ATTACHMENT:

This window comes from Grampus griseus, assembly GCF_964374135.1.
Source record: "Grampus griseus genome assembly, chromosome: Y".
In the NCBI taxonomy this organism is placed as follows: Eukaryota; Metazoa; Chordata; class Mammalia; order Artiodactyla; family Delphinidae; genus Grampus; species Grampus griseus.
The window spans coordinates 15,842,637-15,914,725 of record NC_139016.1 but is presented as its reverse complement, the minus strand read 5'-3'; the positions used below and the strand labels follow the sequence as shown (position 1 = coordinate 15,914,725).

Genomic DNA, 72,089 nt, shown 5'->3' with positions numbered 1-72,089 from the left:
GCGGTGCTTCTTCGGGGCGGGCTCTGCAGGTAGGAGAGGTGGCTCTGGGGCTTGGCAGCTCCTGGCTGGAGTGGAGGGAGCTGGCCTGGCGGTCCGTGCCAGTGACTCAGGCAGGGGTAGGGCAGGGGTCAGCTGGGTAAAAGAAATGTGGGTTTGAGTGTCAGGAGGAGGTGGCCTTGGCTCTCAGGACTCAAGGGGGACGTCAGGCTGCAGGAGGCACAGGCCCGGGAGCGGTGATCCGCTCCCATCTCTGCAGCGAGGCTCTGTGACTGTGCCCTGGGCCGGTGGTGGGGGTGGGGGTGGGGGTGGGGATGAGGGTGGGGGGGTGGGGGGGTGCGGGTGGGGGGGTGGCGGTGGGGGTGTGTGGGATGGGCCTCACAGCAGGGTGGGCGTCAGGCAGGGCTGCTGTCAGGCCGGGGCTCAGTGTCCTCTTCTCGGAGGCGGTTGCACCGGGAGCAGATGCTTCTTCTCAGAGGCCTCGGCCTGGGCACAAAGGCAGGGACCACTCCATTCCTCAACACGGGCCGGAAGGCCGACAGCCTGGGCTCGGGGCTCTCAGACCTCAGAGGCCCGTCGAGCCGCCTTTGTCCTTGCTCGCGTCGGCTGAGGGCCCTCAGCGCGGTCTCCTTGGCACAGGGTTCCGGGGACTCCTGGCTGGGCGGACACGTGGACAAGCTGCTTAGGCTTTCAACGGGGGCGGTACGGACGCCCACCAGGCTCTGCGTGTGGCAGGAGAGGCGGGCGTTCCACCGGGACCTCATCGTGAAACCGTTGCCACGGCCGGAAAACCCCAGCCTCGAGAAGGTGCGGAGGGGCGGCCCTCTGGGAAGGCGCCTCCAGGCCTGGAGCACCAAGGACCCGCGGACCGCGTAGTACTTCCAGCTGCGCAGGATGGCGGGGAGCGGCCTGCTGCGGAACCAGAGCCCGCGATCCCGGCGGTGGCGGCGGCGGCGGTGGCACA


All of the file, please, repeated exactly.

This window comes from Grampus griseus, assembly GCF_964374135.1.
Source record: "Grampus griseus genome assembly, chromosome: Y".
In the NCBI taxonomy this organism is placed as follows: Eukaryota; Metazoa; Chordata; class Mammalia; order Artiodactyla; family Delphinidae; genus Grampus; species Grampus griseus.
The window spans coordinates 15,842,637-15,914,725 of record NC_139016.1 but is presented as its reverse complement, the minus strand read 5'-3'; the positions used below and the strand labels follow the sequence as shown (position 1 = coordinate 15,914,725).

Genomic DNA, 72,089 nt, shown 5'->3' with positions numbered 1-72,089 from the left:
GCGGTGCTTCTTCGGGGCGGGCTCTGCAGGTAGGAGAGGTGGCTCTGGGGCTTGGCAGCTCCTGGCTGGAGTGGAGGGAGCTGGCCTGGCGGTCCGTGCCAGTGACTCAGGCAGGGGTAGGGCAGGGGTCAGCTGGGTAAAAGAAATGTGGGTTTGAGTGTCAGGAGGAGGTGGCCTTGGCTCTCAGGACTCAAGGGGGACGTCAGGCTGCAGGAGGCACAGGCCCGGGAGCGGTGATCCGCTCCCATCTCTGCAGCGAGGCTCTGTGACTGTGCCCTGGGCCGGTGGTGGGGGTGGGGGTGGGGGTGGGGATGAGGGTGGGGGGGTGGGGGGGTGCGGGTGGGGGGGTGGCGGTGGGGGTGTGTGGGATGGGCCTCACAGCAGGGTGGGCGTCAGGCAGGGCTGCTGTCAGGCCGGGGCTCAGTGTCCTCTTCTCGGAGGCGGTTGCACCGGGAGCAGATGCTTCTTCTCAGAGGCCTCGGCCTGGGCACAAAGGCAGGGACCACTCCATTCCTCAACACGGGCCGGAAGGCCGACAGCCTGGGCTCGGGGCTCTCAGACCTCAGAGGCCCGTCGAGCCGCCTTTGTCCTTGCTCGCGTCGGCTGAGGGCCCTCAGCGCGGTCTCCTTGGCACAGGGTTCCGGGGACTCCTGGCTGGGCGGACACGTGGACAAGCTGCTTAGGCTTTCAACGGGGGCGGTACGGACGCCCACCAGGCTCTGCGTGTGGCAGGAGAGGCGGGCGTTCCACCGGGACCTCATCGTGAAACCGTTGCCACGGCCGGAAAACCCCAGCCTCGAGAAGGTGCGGAGGGGCGGCCCTCTGGGAAGGCGCCTCCAGGCCTGGAGCACCAAGGACCCGCGGACCGCGTAGTACTTCCAGCTGCGCAGGATGGCGGGGAGCGGCCTGCTGCGGAACCAGAGCCCGCGATCCCGGCGGTGGCGGCGGCGGCGGTGGCACA